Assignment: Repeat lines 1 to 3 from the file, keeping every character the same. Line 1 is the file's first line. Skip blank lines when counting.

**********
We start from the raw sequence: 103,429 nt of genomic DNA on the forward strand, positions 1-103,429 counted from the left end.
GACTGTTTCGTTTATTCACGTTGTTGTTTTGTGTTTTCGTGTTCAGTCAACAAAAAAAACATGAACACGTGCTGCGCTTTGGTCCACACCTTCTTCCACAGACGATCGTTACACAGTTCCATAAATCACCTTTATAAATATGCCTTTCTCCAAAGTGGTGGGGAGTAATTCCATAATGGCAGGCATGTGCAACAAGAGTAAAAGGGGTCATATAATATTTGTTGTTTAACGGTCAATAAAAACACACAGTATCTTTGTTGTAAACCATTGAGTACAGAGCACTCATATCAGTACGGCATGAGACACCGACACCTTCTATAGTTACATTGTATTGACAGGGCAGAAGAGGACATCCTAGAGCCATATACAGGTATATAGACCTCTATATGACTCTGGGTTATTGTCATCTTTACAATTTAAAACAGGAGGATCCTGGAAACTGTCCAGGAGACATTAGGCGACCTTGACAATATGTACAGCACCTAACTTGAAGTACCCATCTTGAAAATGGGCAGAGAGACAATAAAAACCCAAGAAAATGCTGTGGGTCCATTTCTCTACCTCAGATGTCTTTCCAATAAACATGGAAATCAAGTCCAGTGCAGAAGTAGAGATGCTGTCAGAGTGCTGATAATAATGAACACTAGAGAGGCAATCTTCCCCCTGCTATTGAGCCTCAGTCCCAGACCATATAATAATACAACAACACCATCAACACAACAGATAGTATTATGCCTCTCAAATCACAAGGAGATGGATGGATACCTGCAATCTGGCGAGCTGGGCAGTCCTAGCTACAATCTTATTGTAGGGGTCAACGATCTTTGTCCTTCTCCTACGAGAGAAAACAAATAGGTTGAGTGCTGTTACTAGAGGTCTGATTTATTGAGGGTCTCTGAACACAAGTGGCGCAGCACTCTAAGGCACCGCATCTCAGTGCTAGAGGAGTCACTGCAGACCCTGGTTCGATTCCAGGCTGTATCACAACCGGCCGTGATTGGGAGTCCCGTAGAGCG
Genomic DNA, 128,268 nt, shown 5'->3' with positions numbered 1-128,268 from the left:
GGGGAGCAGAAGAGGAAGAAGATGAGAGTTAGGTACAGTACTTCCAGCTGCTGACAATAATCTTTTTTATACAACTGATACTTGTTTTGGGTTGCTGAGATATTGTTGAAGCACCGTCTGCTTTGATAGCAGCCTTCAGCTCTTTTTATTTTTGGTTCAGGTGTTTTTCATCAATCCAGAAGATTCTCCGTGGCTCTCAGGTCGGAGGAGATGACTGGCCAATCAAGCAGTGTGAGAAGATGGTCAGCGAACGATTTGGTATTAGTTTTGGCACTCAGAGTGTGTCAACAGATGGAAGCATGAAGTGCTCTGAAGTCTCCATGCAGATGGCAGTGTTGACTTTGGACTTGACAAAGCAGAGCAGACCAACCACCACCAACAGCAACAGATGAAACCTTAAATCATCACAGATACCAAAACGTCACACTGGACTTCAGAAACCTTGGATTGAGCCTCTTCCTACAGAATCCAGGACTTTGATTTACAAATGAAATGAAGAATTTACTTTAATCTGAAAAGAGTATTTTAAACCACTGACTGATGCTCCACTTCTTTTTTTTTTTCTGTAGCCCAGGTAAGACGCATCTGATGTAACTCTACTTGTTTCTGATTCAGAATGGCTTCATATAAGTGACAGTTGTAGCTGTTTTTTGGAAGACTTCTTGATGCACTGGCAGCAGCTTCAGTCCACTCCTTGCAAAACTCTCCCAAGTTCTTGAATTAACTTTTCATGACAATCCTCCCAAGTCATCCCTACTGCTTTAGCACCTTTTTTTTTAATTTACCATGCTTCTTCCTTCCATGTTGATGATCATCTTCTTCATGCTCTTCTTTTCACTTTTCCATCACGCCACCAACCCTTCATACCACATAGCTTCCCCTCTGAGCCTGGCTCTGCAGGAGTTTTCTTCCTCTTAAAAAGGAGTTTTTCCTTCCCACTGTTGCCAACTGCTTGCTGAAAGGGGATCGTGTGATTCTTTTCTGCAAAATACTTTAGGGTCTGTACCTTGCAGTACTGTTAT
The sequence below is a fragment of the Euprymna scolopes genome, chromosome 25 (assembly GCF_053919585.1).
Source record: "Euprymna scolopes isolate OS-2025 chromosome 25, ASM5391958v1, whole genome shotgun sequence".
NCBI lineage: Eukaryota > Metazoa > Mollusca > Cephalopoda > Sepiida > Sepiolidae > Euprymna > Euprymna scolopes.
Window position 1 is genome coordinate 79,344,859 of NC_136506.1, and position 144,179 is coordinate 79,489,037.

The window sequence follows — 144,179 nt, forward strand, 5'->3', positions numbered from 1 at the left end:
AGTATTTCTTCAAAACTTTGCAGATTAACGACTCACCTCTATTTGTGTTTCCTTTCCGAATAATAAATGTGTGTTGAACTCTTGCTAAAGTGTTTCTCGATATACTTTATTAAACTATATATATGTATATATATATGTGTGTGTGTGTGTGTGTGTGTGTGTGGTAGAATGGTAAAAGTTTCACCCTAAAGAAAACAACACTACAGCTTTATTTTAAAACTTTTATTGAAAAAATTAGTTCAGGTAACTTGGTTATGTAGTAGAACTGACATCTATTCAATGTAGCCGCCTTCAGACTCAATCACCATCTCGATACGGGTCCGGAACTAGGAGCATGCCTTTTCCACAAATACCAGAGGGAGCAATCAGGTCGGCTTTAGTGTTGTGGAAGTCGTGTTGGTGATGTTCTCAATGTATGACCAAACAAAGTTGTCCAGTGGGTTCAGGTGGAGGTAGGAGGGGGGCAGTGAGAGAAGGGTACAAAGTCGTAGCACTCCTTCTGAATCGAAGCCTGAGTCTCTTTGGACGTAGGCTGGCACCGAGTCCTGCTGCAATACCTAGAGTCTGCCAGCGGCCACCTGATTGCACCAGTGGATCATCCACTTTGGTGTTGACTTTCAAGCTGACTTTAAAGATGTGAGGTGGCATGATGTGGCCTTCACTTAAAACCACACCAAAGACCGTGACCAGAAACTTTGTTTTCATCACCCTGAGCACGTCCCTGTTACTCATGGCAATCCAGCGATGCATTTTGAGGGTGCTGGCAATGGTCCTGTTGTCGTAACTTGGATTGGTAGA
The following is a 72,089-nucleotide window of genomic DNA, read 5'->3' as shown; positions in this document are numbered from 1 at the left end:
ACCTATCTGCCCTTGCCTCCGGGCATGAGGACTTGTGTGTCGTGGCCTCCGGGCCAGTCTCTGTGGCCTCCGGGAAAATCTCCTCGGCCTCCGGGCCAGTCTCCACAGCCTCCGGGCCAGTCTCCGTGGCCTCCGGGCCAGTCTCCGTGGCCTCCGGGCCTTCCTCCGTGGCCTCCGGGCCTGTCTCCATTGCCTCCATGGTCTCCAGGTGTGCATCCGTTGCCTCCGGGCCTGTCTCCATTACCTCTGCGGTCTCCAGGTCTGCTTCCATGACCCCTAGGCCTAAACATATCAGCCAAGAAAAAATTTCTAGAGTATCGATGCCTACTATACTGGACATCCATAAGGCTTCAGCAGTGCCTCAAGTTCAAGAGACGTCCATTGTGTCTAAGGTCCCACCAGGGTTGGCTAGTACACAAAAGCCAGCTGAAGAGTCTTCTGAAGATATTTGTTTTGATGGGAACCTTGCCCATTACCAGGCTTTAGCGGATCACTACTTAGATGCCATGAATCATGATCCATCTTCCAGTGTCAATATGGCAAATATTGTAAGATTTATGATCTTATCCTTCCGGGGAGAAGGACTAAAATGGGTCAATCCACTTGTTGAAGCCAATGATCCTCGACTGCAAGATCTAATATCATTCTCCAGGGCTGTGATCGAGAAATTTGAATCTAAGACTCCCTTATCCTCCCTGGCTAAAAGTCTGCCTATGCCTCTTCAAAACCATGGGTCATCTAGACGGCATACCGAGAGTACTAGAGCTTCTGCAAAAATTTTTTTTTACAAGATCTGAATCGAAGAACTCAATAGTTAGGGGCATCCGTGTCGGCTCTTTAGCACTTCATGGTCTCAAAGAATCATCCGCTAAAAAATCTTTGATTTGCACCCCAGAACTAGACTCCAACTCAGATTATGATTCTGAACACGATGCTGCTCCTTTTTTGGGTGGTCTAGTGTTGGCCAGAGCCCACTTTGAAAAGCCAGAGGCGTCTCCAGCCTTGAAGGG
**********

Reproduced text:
We start from the raw sequence: 103,429 nt of genomic DNA on the forward strand, positions 1-103,429 counted from the left end.
GACTGTTTCGTTTATTCACGTTGTTGTTTTGTGTTTTCGTGTTCAGTCAACAAAAAAAACATGAACACGTGCTGCGCTTTGGTCCACACCTTCTTCCACAGACGATCGTTACACAGTTCCATAAATCACCTTTATAAATATGCCTTTCTCCAAAGTGGTGGGGAGTAATTCCATAATGGCAGGCATGTGCAACAAGAGTAAAAGGGGTCATATAATATTTGTTGTTTAACGGTCAATAAAAACACACAGTATCTTTGTTGTAAACCATTGAGTACAGAGCACTCATATCAGTACGGCATGAGACACCGACACCTTCTATAGTTACATTGTATTGACAGGGCAGAAGAGGACATCCTAGAGCCATATACAGGTATATAGACCTCTATATGACTCTGGGTTATTGTCATCTTTACAATTTAAAACAGGAGGATCCTGGAAACTGTCCAGGAGACATTAGGCGACCTTGACAATATGTACAGCACCTAACTTGAAGTACCCATCTTGAAAATGGGCAGAGAGACAATAAAAACCCAAGAAAATGCTGTGGGTCCATTTCTCTACCTCAGATGTCTTTCCAATAAACATGGAAATCAAGTCCAGTGCAGAAGTAGAGATGCTGTCAGAGTGCTGATAATAATGAACACTAGAGAGGCAATCTTCCCCCTGCTATTGAGCCTCAGTCCCAGACCATATAATAATACAACAACACCATCAACACAACAGATAGTATTATGCCTCTCAAATCACAAGGAGATGGATGGATACCTGCAATCTGGCGAGCTGGGCAGTCCTAGCTACAATCTTATTGTAGGGGTCAACGATCTTTGTCCTTCTCCTACGAGAGAAAACAAATAGGTTGAGTGCTGTTACTAGAGGTCTGATTTATTGAGGGTCTCTGAACACAAGTGGCGCAGCACTCTAAGGCACCGCATCTCAGTGCTAGAGGAGTCACTGCAGACCCTGGTTCGATTCCAGGCTGTATCACAACCGGCCGTGATTGGGAGTCCCGTAGAGCG
Genomic DNA, 128,268 nt, shown 5'->3' with positions numbered 1-128,268 from the left: